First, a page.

Info
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Course 2018-2019 a.y.

30193 - MANAGEMENT OF INTERNATIONAL AND SUPRANATIONAL ORGANIZATIONS

Department of Social and Political Sciences

Course taught in English


Go to class group/s: 31

CLEAM (6 credits - I sem. - OP  |  SECS-P/07) - CLEF (6 credits - I sem. - OP  |  SECS-P/07) - CLEACC (6 credits - I sem. - OP  |  SECS-P/07) - BESS-CLES (6 credits - I sem. - OP  |  SECS-P/07) - WBB (6 credits - I sem. - OP  |  SECS-P/07) - BIEF (6 credits - I sem. - OP  |  SECS-P/07) - BIEM (6 credits - I sem. - OP  |  SECS-P/07) - BEMACS (6 credits - I sem. - OP  |  SECS-P/07)
Course Director:
DANIELE ALESANI

Classes: 31 (I sem.)
Instructors:
Class 31: DANIELE ALESANI


Mission & Content Summary
MISSION

International organizations, supranational organizations and transnational networks are becoming increasingly important actors to explain stability and change in the global economy. Besides acting as negotiation arenas between Member States, international organizations are complex organizational arrangements whose functioning depends on an efficient application of management systems and tools. The course aims to provide an in-depth and comprehensive understanding of international and supranational organizations, discussing conceptual models and empirical techniques to effectively manage them from a strategy and policy perspective.

CONTENT SUMMARY

The outline of the course is as follows:

  • The changing environment of international organizations. Globalization and governance.
  • Models of decision-making and negotiation in multi-level governance; managing interdependence at the international level; partnerships and regimes; coordination in international policy management.
  • Basic concepts, models of analysis and tools of management of international organizations. Innovation and change in international organizations.
  • The United Nations system: governance, management systems and change processes.
  • The European Union: governance, management systems and policy processes.
  • Global policy networks and transnational actors.

Intended Learning Outcomes (ILO)
KNOWLEDGE AND UNDERSTANDING
At the end of the course student will be able to...

Upon completing the study program, students will acquire knowledge related to:

  • The analysis of strategies related to international regimes (globalization and the limits of the nation-state) and regional integration (supranational organizations).
  • The economic and political behavior of international and supranational organizations and their distinguishing features: organizational models, change management processes and innovation processes.
  • The functioning of the United Nations through the study of the institutional setting, the policy-making processes and the business functions.
  • The functioning of the European Union through the study of the institutional setting, the policy-making processes and the business functions.
  • The institutional setting, the policy-making processes and the management of other IOs (OECD, international development banks) and transnational actors.
APPLYING KNOWLEDGE AND UNDERSTANDING
At the end of the course student will be able to...
  • Use the fundamental concepts and the language of management to the study of international and supranational organizations.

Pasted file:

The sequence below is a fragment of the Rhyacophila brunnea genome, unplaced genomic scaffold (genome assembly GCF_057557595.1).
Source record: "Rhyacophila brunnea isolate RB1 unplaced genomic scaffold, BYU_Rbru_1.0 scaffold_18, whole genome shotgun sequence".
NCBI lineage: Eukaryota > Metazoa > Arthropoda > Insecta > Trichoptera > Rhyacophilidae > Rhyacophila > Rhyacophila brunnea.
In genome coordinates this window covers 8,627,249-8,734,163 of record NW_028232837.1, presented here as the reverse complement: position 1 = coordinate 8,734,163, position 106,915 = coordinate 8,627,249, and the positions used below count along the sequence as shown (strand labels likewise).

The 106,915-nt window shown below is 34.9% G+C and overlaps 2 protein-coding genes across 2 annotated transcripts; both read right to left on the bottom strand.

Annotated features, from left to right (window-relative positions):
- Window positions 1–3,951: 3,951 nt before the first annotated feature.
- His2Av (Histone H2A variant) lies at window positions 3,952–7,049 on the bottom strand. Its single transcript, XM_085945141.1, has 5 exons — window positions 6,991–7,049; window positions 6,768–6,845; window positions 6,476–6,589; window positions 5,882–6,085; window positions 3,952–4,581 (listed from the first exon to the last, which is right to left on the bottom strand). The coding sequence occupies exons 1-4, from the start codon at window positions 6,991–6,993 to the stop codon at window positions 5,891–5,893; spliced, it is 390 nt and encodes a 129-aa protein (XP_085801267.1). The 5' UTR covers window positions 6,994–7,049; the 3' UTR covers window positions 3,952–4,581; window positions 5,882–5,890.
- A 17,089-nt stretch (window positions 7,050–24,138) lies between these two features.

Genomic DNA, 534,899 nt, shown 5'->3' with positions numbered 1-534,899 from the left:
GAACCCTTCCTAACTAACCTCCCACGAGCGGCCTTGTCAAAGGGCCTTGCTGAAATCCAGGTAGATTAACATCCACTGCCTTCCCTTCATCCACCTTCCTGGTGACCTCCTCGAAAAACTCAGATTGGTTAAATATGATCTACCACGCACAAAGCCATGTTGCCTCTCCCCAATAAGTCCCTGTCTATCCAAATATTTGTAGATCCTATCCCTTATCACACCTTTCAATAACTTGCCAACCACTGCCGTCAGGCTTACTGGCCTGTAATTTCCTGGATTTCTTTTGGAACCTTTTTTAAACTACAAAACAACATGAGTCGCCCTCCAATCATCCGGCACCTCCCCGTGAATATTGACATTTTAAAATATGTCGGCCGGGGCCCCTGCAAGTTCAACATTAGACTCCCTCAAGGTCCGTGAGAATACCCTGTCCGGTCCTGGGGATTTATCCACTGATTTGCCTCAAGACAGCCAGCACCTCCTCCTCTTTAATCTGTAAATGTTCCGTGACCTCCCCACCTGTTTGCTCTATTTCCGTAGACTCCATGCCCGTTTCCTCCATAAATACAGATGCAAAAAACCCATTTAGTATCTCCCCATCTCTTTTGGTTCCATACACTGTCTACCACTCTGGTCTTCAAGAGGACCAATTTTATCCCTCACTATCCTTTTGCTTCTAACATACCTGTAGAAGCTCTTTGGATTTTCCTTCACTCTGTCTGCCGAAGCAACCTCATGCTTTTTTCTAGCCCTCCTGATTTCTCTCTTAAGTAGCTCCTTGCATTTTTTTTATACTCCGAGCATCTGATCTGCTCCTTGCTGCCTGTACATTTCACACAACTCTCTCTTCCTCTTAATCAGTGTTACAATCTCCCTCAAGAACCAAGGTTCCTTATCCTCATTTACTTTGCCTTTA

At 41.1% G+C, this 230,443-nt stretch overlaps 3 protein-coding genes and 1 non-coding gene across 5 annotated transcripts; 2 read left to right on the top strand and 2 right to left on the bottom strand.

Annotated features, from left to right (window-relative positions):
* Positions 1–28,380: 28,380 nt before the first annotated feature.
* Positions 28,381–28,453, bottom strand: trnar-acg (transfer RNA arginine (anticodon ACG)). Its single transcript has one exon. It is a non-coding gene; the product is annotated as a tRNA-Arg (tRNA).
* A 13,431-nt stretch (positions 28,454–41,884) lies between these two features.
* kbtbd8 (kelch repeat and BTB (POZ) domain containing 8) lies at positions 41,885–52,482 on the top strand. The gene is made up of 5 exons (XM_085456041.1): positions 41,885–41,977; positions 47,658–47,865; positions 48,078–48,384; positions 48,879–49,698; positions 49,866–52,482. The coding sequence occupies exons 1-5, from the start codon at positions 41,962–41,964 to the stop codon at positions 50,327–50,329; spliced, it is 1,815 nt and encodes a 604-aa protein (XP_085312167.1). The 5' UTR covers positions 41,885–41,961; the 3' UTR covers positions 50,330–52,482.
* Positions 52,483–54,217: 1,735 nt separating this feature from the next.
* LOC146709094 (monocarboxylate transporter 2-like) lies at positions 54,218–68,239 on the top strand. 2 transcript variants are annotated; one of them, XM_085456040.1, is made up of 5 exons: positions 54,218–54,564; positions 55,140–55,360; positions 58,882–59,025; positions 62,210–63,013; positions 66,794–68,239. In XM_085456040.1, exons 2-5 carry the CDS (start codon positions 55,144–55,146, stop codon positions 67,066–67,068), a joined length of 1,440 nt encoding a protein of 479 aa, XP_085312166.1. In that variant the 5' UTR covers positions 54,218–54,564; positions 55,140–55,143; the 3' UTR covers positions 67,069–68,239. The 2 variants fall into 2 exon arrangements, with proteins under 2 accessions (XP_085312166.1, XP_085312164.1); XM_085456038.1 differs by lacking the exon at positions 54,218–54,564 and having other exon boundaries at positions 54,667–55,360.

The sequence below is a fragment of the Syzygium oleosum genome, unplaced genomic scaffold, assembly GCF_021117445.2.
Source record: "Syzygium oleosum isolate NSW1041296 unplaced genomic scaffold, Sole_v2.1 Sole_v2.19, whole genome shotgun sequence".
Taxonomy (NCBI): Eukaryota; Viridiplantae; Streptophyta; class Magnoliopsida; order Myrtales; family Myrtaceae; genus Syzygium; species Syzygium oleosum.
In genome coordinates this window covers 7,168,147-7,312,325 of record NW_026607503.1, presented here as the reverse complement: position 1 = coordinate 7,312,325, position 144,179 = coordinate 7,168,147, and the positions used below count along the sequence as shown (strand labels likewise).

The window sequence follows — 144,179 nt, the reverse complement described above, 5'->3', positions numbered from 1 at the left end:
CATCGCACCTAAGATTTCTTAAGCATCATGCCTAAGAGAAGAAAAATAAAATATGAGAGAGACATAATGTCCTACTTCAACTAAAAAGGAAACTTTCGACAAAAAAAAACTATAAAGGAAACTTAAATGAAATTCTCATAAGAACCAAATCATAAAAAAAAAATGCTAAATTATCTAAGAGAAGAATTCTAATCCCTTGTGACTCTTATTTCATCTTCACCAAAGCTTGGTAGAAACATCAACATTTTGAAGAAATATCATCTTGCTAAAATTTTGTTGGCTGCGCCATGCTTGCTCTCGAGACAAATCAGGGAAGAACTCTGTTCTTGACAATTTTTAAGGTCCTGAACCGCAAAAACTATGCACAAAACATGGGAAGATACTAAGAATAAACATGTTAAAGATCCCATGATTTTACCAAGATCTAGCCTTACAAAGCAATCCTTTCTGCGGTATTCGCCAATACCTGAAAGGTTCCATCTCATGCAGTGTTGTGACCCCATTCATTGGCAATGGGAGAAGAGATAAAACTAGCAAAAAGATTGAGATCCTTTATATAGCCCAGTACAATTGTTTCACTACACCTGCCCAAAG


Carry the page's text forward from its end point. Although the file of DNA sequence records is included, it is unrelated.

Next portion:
• Evaluate the institutional and political environment and how it affects the overall sustainability of international and supranational organizations.
  • Understand the interdependence between public, private and non profit actors in order to maximize the efficacy of global and transnational action.

Teaching methods
  • Face-to-face lectures
  • Guest speaker's talks (in class or in distance)
  • Case studies /Incidents (traditional, online)
  • Group assignments
  • Interactive class activities (role playing, business game, simulation, online forum, instant polls)
DETAILS

The learning experience of this course includes, in addition to face-to-face lectures, case discussions, role playing, real examples and interactions with guest speakers from international organizations. Over the course, students have the opportunity to be engaged in al group project, where the conceptual models, tools and techniques discussed in class are applied to the analysis of an existing international organization.


Assessment methods
  Continuous assessment Partial exams General exam
  • Written individual exam (traditional/online)
  •   x  
  • Group assignment (report, exercise, presentation, project work etc.)
  •   x  
    ATTENDING STUDENTS

    Due to this teaching methodology, heavily based on interaction, case discussion and class participation, attending is highly recommended.

    • Two written exams: partial (50%) and partial final (50%). The exam is based on a mix of multiple choice and open questions related to the contents discussed in class.
    • Attending students have the opportunity to complete a group project. The assessment of the project enables students to add up to 2 points to the average mark of the two written parts. Participation in the projects is optional.
    NOT ATTENDING STUDENTS

    General written exam (100% of the final grade) based on a mix of multiple choice and open questions related to the reference list of readings, which aims to assess the student’s learning level of the theoretical models, the understanding of key concepts elaborated in the course readings, and the ability to summarise narrative interpretations from the course readings.  


    Teaching materials
    ATTENDING STUDENTS
    • Class notes.
    • Course slides uploaded on the Bboard platform.
    • Selected readings made available on the E-Libray online course reserve.

     

    NOT ATTENDING STUDENTS
    • List of readings made available on the E-Library online course reserve.
    Last change 19/06/2018 09:19